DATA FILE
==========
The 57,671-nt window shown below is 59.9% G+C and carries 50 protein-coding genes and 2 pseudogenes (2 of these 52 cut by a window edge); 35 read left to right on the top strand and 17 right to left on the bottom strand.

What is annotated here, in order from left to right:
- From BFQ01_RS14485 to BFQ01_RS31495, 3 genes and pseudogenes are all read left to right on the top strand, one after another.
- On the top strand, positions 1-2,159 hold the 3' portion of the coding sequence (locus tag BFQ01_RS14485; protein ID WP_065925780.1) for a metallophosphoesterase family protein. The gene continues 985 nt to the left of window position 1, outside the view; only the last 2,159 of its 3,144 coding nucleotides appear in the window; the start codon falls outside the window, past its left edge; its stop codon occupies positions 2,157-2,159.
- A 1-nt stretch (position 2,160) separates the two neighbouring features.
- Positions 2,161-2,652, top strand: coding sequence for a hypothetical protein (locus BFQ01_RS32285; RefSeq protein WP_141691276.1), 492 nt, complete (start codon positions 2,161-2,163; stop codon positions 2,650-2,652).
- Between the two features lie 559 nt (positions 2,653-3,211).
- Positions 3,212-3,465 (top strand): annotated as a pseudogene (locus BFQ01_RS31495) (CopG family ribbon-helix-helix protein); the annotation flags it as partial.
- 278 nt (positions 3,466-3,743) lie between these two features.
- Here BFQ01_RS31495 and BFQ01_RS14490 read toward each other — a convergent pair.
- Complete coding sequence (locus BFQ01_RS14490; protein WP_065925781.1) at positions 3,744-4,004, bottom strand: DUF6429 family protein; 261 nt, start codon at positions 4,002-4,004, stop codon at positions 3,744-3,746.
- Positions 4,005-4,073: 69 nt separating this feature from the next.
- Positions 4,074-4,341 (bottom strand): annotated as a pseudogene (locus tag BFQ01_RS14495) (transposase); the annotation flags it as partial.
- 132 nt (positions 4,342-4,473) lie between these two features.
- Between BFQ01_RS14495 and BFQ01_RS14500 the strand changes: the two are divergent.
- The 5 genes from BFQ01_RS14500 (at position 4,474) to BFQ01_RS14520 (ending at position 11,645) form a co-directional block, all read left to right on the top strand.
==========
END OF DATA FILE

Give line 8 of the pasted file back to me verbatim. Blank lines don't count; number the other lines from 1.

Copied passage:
- Positions 3,212-3,465 (top strand): annotated as a pseudogene (locus BFQ01_RS31495) (CopG family ribbon-helix-helix protein); the annotation flags it as partial.